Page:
Bulldogs Chomp the Tigers.

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Auburn could not get much done in Athens.

 

     War Eagle, everybody. It's time now for the Acid Reign report on Auburn's 45-7 blowout loss to the Georgia Bulldogs. It was as bad an Auburn loss as I have ever witnessed. As the game wore on, Auburn was manhandled in every phase. I kept looking for Auburn to fight back, but it never happened. In the second half, Georgia was able to simply line up and run at will, even with nine Tiger defenders in the box. The team looked flat-out awful. There's really no way to sugar-coat it.

 

     It was my first ever visit to Athens, Georgia. I was a bit apprehensive about it, given all the furor over the hostilities at the end of last year's Bulldog game. I needn't have been. The Bulldog fans were great. They welcomed us, handed out food and drink to us, and refused to take any money. I heard not a single insult the whole time. It was quite similar to how Auburn fans treat visitors to Jordan Hare. It was great to be able to discuss football in a friendly manner. I can tell you this: none of the Bulldogs I spoke with had any idea of what was coming in the stadium.

 

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Georgia supporters cheered early and often.

 

     Georgia took on the Auburn defense, drove 70 yards to open the game, and never slowed down. Only two Tiger defenders looked like they belonged at this level of competition, Eltoro Freeman and Corey Lemonier. Even so, both of those guys had their issues also. The rest of the defense was whipped, run over, and outmaneuvered. Clearly, we did not work on breaking on underthrown, bloopy balls in the secondary the past two weeks.

 

     On special teams, Steven Clark had a solid day punting the football, with seven unreturnable towering shots for a 41 yard average. Cody Parkey nailed Auburn's only extra point. The majority of Auburn's special teams action was on numerous kick returns. We're not blocking those very well, and the Auburn return men who found lanes earlier in the season are now getting blown up after about 15-20 yards, often by the first man down the field.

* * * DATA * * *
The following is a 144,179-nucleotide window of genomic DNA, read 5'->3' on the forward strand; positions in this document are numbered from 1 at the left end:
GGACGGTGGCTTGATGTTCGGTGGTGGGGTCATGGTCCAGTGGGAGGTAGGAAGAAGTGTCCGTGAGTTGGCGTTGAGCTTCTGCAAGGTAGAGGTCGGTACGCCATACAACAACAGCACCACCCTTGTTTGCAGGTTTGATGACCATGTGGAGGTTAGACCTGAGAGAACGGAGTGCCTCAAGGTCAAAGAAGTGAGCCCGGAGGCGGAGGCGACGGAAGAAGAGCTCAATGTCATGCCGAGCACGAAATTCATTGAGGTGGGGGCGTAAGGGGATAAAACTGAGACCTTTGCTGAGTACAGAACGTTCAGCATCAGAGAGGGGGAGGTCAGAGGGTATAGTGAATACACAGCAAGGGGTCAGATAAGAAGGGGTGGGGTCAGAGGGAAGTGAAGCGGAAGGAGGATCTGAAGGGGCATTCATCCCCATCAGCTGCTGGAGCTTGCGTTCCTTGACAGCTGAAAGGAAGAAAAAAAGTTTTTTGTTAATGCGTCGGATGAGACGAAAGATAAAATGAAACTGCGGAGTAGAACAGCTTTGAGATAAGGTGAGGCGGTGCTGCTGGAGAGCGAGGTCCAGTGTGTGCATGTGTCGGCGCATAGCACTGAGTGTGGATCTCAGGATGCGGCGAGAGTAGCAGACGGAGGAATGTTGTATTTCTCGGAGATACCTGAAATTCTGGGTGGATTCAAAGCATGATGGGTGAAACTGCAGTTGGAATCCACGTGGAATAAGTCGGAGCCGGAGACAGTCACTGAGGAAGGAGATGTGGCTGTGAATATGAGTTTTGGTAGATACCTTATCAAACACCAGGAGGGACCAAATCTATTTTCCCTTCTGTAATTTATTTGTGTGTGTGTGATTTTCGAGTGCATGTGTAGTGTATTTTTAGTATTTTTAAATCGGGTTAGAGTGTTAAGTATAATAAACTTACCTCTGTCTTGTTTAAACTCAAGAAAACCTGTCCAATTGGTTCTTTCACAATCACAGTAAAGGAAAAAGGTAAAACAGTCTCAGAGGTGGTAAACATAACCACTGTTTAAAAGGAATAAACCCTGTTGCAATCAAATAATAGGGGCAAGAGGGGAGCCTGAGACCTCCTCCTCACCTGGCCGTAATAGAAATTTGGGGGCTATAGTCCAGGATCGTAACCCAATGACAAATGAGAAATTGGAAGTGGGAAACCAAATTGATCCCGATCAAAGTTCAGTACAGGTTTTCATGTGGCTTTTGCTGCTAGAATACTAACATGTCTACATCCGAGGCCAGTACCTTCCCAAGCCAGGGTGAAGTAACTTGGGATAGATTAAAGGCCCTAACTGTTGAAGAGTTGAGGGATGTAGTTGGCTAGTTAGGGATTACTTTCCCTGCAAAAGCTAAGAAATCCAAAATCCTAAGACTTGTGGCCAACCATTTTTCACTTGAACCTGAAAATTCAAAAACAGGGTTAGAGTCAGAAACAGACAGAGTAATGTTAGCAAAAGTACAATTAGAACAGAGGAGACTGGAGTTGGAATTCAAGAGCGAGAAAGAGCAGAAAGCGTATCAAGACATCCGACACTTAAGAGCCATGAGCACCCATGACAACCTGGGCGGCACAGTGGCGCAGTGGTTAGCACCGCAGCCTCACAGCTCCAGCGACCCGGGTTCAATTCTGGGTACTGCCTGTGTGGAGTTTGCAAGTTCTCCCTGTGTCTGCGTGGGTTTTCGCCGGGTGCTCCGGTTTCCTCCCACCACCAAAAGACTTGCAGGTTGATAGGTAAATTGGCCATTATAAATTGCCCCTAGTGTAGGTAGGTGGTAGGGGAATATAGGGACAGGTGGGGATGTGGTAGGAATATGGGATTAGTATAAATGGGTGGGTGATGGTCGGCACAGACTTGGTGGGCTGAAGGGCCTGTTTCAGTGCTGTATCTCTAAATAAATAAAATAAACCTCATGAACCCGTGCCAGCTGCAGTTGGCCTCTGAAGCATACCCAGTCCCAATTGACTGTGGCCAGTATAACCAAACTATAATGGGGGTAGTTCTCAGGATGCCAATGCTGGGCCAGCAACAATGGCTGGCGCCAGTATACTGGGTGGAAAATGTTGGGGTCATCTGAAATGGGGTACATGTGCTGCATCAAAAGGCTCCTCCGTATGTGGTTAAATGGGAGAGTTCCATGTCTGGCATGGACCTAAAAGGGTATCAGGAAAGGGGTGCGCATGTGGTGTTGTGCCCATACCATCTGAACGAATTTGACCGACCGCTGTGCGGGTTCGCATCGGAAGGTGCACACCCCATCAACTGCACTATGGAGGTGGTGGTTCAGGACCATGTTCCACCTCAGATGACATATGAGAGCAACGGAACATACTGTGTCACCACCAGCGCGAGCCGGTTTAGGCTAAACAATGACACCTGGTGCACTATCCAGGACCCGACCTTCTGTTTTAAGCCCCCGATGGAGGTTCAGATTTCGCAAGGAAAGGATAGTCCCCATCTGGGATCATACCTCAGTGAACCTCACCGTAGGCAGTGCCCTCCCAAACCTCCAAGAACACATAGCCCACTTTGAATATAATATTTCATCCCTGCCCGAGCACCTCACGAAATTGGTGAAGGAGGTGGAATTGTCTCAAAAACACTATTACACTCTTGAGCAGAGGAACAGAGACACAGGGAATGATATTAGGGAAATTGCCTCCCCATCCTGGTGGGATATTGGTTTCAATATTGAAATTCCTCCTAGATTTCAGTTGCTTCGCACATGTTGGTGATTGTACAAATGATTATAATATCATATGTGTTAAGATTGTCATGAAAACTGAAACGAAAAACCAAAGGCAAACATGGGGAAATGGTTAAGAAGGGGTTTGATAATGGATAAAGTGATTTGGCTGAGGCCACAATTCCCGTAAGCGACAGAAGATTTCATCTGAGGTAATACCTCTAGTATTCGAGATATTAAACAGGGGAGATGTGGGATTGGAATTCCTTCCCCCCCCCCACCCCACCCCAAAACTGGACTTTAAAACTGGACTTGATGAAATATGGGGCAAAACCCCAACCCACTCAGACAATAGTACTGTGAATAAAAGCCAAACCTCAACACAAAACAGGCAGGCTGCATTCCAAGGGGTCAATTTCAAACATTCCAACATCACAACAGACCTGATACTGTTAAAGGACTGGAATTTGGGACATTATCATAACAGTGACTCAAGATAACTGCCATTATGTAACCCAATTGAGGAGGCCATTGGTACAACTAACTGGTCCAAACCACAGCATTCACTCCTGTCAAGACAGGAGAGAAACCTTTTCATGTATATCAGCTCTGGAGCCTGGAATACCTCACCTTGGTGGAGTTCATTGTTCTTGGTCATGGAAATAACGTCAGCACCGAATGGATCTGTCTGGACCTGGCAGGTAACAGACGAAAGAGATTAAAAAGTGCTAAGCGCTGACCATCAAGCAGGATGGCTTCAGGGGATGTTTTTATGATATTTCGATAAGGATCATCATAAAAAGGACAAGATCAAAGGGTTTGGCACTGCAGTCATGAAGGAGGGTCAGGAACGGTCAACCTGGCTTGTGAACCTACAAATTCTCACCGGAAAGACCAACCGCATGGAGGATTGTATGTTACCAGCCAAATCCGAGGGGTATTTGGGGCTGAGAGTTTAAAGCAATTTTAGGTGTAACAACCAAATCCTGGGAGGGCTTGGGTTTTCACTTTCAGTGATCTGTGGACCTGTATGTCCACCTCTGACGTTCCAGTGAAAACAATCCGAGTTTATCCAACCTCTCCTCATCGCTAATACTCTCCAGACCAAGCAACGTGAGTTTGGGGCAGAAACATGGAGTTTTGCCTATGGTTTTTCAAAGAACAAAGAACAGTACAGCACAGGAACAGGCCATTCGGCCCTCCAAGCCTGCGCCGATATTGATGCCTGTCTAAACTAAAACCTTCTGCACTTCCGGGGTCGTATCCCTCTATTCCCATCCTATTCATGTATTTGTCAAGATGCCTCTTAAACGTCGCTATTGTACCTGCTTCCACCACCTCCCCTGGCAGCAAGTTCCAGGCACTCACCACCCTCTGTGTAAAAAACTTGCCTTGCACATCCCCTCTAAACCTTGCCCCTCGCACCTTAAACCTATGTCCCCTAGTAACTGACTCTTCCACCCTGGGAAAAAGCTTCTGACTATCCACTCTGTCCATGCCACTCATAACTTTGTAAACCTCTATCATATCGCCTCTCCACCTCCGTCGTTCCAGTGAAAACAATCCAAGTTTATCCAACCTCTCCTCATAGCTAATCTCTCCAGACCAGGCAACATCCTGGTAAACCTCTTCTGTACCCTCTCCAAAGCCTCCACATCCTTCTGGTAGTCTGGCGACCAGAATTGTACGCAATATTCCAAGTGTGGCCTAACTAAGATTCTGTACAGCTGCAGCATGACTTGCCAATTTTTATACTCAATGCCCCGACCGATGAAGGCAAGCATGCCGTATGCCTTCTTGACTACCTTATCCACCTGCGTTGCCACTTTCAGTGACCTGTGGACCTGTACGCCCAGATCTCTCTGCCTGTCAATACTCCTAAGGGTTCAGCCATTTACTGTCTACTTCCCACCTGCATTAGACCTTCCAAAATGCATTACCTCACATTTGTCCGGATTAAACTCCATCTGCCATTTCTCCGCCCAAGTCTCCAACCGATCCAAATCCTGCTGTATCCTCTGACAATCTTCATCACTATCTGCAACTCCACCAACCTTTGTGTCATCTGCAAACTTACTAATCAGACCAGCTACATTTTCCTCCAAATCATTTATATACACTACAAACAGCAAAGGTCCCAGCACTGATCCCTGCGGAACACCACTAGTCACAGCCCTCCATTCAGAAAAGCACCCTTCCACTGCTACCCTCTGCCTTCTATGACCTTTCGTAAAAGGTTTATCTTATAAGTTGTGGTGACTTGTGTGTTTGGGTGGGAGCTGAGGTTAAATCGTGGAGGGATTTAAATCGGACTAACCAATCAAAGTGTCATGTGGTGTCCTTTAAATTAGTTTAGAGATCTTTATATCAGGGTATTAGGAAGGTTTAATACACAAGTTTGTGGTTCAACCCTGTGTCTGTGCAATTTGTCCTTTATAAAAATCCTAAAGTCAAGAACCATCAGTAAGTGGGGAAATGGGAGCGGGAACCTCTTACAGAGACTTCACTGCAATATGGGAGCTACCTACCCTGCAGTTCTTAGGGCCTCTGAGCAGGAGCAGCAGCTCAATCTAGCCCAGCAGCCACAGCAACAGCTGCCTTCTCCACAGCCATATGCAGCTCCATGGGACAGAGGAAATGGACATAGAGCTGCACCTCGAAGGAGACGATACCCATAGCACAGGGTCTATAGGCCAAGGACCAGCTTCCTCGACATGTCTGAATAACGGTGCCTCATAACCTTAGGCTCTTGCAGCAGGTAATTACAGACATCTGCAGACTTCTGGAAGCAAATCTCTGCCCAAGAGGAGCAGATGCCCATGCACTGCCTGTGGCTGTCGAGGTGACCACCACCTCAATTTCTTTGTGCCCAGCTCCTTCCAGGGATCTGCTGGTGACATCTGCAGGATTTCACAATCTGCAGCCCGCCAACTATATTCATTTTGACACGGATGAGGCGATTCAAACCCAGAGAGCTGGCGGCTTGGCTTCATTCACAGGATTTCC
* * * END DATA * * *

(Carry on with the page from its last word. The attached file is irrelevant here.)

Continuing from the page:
I'm still a believer in the Malzhan offense, but it cannot work when a tackle or center misses a block. On the typical running play, Auburn leaves one lineman unblocked, and tries to read him. Those other three linemen are expected to post up their guy. It ain't happening! When two or three D-linemen get free in the backfield, the play is doomed. Pass protection is not great, either. Guys are turning the corner on us, and shoving the interior line back into the QB. Also, we miss Eric Smith and Kodi Burns horribly. We can plug Phillip Lutzenkirchen into one spot or the other, but we've got no one else who's an effective blocker. It's a total waste to put Quindarius Carr, Travante Stallworth and Jay Wisner flanked out to the wide side. They get a single defender who immediately comes off and plays the run. We never even look to go out that way with the ball. Folks say that no one but Emory Blake can get open. That's simply not true. Carr was running around by himself on most plays, and we never gave him a look. We'd rather run a screen to the short side to Blake, while 5 or more Bulldog pass defenders are stacked up waiting for it.

 

Unit Grades, after the jump!

 

Defensive Line: F. Occasionally Corey Lemonier got pressure on Aaron Murray, and he did force two fumbles. Generally, though, we were pushed backward up front across the board, including Lemonier. It was the worst mismatch of the season. The only thing that will fix our line problems is time and a year of off-season work. We have talented guys, but the all-underclassmen unit is not strong enough this season.